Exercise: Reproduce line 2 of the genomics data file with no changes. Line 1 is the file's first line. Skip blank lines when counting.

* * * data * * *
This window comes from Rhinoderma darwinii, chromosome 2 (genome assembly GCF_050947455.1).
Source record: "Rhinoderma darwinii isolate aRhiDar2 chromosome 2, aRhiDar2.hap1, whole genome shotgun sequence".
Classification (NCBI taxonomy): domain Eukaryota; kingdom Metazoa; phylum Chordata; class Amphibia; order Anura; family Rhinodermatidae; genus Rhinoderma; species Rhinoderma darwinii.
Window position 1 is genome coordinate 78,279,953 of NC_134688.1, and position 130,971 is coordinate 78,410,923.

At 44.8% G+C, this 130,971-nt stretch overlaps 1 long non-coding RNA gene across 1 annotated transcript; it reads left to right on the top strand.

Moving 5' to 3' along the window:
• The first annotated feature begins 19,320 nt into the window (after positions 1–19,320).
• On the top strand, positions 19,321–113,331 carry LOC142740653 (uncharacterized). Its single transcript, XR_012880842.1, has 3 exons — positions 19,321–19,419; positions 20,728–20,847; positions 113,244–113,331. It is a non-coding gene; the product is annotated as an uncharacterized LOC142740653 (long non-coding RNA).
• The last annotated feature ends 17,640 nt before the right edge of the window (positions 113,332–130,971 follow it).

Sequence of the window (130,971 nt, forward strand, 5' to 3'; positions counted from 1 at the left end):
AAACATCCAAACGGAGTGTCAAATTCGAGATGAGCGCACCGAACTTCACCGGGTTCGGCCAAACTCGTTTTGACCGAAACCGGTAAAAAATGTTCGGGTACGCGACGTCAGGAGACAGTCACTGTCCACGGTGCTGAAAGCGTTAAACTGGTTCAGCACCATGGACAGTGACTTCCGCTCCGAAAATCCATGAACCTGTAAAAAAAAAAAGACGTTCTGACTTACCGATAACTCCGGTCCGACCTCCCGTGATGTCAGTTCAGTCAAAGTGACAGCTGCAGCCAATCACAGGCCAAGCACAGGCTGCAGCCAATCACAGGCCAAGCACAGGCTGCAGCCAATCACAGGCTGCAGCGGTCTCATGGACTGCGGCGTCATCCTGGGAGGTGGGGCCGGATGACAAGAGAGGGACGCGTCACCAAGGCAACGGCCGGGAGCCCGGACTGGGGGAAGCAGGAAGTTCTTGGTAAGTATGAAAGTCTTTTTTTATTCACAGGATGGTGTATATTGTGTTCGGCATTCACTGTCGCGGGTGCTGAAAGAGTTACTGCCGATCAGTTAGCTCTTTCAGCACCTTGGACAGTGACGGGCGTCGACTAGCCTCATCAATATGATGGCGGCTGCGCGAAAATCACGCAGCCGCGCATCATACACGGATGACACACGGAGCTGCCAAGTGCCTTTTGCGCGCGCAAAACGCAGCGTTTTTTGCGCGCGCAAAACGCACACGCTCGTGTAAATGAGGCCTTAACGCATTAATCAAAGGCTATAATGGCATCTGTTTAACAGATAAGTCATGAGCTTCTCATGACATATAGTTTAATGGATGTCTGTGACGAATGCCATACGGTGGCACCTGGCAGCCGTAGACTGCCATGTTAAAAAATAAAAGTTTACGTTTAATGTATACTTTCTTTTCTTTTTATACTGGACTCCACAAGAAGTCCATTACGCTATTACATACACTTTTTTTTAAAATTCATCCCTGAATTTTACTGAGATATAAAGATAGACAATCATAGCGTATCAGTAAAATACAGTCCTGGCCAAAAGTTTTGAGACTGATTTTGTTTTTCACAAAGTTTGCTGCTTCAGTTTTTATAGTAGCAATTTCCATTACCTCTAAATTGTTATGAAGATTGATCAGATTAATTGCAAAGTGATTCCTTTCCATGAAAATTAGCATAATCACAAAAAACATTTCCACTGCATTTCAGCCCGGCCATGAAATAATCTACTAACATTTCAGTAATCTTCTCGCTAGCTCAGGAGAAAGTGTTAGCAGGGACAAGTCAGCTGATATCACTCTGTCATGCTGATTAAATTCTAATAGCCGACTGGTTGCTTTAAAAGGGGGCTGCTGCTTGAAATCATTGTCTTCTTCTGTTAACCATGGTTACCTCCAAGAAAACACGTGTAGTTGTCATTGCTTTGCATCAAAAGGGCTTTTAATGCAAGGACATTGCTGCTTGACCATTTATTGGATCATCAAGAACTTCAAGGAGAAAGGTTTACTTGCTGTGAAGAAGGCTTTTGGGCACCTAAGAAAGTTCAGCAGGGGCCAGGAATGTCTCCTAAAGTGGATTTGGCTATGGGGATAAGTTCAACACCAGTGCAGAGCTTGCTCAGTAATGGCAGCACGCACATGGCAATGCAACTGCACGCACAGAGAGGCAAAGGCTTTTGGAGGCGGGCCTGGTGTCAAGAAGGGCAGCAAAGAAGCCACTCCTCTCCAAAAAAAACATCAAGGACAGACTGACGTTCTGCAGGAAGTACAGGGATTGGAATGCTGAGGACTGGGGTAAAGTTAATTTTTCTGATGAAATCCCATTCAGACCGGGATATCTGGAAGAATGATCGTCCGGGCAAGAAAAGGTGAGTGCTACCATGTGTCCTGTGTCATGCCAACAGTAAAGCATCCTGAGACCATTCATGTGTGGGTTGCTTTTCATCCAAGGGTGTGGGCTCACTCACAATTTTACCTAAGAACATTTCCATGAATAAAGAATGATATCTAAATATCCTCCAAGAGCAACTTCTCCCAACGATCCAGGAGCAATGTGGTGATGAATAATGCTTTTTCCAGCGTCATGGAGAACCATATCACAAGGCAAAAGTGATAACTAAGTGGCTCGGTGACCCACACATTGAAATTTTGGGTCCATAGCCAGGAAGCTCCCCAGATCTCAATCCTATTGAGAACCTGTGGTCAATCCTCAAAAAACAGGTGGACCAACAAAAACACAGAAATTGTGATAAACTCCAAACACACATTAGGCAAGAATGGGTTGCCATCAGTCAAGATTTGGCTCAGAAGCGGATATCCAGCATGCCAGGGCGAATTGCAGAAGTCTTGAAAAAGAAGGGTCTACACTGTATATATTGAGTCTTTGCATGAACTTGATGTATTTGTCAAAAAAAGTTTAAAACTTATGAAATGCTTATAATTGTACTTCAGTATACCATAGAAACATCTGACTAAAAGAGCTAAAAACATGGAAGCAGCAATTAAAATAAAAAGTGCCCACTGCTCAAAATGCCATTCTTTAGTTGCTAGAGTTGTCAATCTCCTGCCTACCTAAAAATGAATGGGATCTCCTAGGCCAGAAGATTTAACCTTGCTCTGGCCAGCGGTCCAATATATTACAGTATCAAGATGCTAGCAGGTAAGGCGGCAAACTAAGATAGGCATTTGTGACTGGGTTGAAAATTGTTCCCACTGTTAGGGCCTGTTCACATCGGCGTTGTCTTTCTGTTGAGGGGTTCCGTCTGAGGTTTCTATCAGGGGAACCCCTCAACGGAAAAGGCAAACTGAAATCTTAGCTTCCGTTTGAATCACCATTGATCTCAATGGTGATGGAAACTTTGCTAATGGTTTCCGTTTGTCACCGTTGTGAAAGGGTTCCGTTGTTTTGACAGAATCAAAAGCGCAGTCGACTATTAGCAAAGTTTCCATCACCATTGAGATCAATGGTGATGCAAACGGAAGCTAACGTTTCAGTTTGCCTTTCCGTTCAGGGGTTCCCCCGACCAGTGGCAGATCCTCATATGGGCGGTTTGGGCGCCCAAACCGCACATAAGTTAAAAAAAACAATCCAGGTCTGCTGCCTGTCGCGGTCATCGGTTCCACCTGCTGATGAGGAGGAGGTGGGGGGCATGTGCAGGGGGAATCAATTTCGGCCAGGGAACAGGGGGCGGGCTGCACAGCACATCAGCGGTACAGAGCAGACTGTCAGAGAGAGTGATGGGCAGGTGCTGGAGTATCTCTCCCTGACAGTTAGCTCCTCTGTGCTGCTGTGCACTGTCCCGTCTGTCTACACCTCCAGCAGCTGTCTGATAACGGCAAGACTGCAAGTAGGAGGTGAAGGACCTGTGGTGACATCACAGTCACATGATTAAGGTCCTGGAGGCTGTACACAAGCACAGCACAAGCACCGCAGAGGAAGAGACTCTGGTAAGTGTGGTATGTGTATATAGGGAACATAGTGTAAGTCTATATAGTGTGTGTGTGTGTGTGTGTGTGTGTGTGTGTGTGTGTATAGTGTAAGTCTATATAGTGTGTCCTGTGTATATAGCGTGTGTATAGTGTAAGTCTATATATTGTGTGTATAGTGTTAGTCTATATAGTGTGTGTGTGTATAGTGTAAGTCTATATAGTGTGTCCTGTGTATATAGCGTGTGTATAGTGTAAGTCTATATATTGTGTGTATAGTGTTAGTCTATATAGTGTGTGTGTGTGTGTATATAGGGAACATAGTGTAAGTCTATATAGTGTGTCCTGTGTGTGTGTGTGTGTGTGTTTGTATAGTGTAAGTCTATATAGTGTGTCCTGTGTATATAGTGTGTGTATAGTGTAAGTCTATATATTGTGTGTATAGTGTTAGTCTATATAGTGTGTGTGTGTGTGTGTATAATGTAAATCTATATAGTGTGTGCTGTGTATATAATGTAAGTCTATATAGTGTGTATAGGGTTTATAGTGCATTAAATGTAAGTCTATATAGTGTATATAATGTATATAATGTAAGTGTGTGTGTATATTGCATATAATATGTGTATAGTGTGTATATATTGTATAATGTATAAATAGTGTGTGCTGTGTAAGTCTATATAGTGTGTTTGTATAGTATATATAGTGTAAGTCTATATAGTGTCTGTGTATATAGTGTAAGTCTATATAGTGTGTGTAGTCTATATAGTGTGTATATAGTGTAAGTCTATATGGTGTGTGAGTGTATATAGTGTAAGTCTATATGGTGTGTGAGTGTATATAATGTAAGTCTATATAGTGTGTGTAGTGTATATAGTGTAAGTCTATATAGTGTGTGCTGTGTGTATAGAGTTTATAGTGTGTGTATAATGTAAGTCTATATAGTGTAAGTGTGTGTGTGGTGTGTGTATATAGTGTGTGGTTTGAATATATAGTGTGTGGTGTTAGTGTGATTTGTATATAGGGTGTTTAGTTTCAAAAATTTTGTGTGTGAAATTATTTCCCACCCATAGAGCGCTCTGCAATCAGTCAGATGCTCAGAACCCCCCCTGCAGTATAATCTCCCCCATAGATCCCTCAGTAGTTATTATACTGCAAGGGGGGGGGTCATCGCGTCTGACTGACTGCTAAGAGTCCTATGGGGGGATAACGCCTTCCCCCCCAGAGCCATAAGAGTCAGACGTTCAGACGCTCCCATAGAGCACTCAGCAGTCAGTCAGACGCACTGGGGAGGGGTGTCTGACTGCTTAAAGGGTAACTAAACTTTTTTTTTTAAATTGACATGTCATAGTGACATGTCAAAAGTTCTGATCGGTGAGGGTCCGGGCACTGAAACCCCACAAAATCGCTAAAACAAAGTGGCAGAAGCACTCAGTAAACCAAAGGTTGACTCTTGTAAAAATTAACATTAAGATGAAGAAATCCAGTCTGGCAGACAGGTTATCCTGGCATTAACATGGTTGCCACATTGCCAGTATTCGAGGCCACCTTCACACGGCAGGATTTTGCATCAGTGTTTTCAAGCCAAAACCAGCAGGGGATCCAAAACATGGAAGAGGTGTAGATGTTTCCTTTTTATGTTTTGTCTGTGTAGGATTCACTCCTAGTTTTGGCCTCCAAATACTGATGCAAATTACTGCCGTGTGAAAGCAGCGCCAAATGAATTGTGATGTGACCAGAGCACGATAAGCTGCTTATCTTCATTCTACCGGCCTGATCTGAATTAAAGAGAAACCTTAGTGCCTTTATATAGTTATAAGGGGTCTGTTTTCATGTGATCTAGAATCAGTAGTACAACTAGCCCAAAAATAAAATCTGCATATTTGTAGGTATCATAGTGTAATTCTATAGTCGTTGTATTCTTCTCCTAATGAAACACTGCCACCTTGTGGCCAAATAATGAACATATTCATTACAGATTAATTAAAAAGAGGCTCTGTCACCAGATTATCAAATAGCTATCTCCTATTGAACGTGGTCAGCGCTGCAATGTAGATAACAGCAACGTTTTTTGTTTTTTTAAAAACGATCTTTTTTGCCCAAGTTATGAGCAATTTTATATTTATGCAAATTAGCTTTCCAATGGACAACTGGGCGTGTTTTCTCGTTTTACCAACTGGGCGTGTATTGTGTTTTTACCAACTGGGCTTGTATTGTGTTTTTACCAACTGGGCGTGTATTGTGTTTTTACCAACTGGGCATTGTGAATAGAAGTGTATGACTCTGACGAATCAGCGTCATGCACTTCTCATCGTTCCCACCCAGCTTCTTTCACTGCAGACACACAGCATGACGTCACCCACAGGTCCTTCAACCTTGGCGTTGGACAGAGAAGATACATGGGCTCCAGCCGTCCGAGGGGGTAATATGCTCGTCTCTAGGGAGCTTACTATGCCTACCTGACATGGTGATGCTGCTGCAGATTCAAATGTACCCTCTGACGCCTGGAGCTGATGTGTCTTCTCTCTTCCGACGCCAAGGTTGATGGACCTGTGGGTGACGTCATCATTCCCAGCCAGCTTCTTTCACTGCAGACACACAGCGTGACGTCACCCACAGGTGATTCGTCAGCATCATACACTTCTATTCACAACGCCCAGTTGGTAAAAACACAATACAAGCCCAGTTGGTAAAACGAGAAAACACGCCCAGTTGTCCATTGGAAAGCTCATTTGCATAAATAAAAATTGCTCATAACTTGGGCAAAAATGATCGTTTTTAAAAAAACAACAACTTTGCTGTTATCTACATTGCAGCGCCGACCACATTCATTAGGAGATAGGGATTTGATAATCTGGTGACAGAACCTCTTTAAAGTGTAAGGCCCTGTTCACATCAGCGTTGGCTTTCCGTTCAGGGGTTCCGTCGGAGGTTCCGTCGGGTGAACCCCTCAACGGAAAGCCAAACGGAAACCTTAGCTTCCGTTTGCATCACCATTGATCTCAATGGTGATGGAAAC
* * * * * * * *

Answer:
Source record: "Rhinoderma darwinii isolate aRhiDar2 chromosome 2, aRhiDar2.hap1, whole genome shotgun sequence".